----- Original Message ----- From: Brandon Ives <email@example.com> To: Joseph Bender-Zanoni <firstname.lastname@example.org> Cc: Jon M. Schaer <email@example.com>; <DTSHIFTER@aol.com>; <firstname.lastname@example.org>; <email@example.com>; <firstname.lastname@example.org> Sent: Thursday, March 22, 2001 6:44 PM Subject: Re: [CR] mixing spoke crosses
> Joe, I'll assume you mean you use less crosses on the NON-drive side. The
> non-drive side is usually lower tensioned when both of the crossings are
> the same.
Sorry to be a stickler, but the non-driveside is ALWAYS lower in tension,
regardless of the cross pattern, on normal wheels. Unless your using a
symetrical hub, mixed spoke count, etc, but I don't think that's what were
talking about here. Normal wheels, in 126, 130, or 135mm OLD have a pretty
substantial tension differential. The lacing pattern only effects that
slightly. Asymetrical rims help further.
> If you shorten the spokes on the non-drive side you increse the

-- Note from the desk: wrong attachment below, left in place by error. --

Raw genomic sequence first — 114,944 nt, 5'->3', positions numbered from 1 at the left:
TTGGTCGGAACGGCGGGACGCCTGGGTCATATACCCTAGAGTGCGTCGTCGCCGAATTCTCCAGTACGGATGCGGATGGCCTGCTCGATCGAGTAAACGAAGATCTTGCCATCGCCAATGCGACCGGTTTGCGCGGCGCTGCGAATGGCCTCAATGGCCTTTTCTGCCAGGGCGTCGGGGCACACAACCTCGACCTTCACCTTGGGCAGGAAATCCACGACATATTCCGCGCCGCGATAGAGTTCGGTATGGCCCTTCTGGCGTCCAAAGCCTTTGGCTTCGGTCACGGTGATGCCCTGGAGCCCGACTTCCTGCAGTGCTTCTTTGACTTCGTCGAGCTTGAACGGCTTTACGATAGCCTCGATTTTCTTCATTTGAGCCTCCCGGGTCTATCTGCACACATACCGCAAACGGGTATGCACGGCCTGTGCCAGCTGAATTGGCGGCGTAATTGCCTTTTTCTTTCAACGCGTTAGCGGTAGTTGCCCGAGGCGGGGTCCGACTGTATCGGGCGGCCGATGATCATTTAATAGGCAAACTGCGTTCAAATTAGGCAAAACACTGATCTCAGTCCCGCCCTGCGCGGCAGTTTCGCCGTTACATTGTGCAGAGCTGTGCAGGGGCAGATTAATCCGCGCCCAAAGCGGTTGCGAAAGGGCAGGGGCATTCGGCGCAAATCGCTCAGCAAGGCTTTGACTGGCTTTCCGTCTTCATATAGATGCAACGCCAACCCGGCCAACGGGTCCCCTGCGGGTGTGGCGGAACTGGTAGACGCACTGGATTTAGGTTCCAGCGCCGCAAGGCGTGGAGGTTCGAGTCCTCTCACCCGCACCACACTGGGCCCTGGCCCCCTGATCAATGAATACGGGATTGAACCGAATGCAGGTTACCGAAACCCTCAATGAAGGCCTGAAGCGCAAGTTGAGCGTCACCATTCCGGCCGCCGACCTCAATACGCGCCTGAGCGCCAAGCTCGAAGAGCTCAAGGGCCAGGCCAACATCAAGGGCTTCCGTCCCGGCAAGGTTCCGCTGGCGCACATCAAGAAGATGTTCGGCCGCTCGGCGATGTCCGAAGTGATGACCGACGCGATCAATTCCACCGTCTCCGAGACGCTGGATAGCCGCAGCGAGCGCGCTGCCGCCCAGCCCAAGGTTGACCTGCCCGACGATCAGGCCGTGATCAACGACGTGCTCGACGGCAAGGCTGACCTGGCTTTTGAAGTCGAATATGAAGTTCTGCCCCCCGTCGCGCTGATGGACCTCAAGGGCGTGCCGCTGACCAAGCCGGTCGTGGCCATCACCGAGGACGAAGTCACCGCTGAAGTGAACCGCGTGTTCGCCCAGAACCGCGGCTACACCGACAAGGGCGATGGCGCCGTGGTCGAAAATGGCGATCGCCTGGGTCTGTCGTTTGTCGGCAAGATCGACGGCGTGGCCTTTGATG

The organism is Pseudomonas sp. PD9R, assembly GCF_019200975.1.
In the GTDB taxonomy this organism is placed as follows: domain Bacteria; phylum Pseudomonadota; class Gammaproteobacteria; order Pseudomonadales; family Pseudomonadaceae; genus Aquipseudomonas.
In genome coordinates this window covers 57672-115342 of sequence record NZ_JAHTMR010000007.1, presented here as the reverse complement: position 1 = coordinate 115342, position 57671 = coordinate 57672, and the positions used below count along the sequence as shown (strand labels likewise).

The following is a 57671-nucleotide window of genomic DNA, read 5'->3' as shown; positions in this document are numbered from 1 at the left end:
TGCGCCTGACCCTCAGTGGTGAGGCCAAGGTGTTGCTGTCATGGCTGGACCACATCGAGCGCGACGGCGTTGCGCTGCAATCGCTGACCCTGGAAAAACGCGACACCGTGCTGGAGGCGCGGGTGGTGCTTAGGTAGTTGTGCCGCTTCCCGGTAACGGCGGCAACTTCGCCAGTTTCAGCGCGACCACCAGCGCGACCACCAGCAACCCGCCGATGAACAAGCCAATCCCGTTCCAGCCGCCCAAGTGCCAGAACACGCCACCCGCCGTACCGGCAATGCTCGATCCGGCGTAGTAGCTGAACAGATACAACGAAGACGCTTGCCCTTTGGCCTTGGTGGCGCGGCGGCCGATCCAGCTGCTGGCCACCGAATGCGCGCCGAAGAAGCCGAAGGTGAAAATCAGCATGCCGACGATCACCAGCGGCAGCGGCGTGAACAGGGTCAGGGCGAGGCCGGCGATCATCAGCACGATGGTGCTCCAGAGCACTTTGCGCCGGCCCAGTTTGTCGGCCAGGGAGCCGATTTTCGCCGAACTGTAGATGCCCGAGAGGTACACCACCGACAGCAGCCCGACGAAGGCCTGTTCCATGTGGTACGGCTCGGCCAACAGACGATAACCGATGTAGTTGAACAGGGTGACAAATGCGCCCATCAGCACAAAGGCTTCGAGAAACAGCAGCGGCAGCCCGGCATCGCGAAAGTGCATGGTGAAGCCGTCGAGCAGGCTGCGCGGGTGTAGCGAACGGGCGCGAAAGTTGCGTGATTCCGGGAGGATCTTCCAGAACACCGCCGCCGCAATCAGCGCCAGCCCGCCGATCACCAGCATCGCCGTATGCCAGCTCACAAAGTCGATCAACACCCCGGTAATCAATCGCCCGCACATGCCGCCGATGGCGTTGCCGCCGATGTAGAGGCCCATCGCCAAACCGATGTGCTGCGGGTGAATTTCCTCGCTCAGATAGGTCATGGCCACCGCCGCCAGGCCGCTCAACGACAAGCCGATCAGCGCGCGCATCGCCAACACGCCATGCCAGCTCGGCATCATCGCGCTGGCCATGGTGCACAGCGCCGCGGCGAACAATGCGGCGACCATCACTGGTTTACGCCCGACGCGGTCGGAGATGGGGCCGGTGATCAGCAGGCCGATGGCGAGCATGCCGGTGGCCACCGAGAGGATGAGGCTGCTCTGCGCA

> tension and equalize everything.
This is incorrect. This is a common misconception. All else being equal,
reducing the cross pattern (which uses shorter spokes) decreases the
per-spoke tension relative to the same driveside tension. The wheel will be
slightly stiffer laterally, because the LH spoke bracing angle is shallower,
but the tension overall on the LH is lower. This will ultimately mean that
the likelyhood of spoke breakage from fatigue will be higher. The other
potential problem with radial LH wheels (and front radials) is flange
breakage. Many aftermarket lightweight hubs have had problems with flanges
from radial lacing. Most won't warranty them. This doesn't mean that people
can't build 3x/radial wheels that "have no problems", but generally they are
inferior for most uses to other lacing patterns.
> Actually, equal tension is less
> important than equal dish. More important than both is a correctly built
Again, unless you're using a symetrical hub (ex - the 160mm OLD hubs for Santana tandems), your rear wheel will not have equal dish (will not be symetrical), nor equal tension. Of course, you want the rim to be centered, but this is different that equal dish. Maybe the sentance didn't come out the way you intended. Tension isn't more or less important than dish; they're intertwined. Any change of tension on one side will change the dish, as well.
The term "correctly built" wheel varies a lot. That depends on the demands and expectations of the rider. Some parameters are obvious, but things like overall tension, lacing pattern, spoke count, and component choice, all depend on the end goal.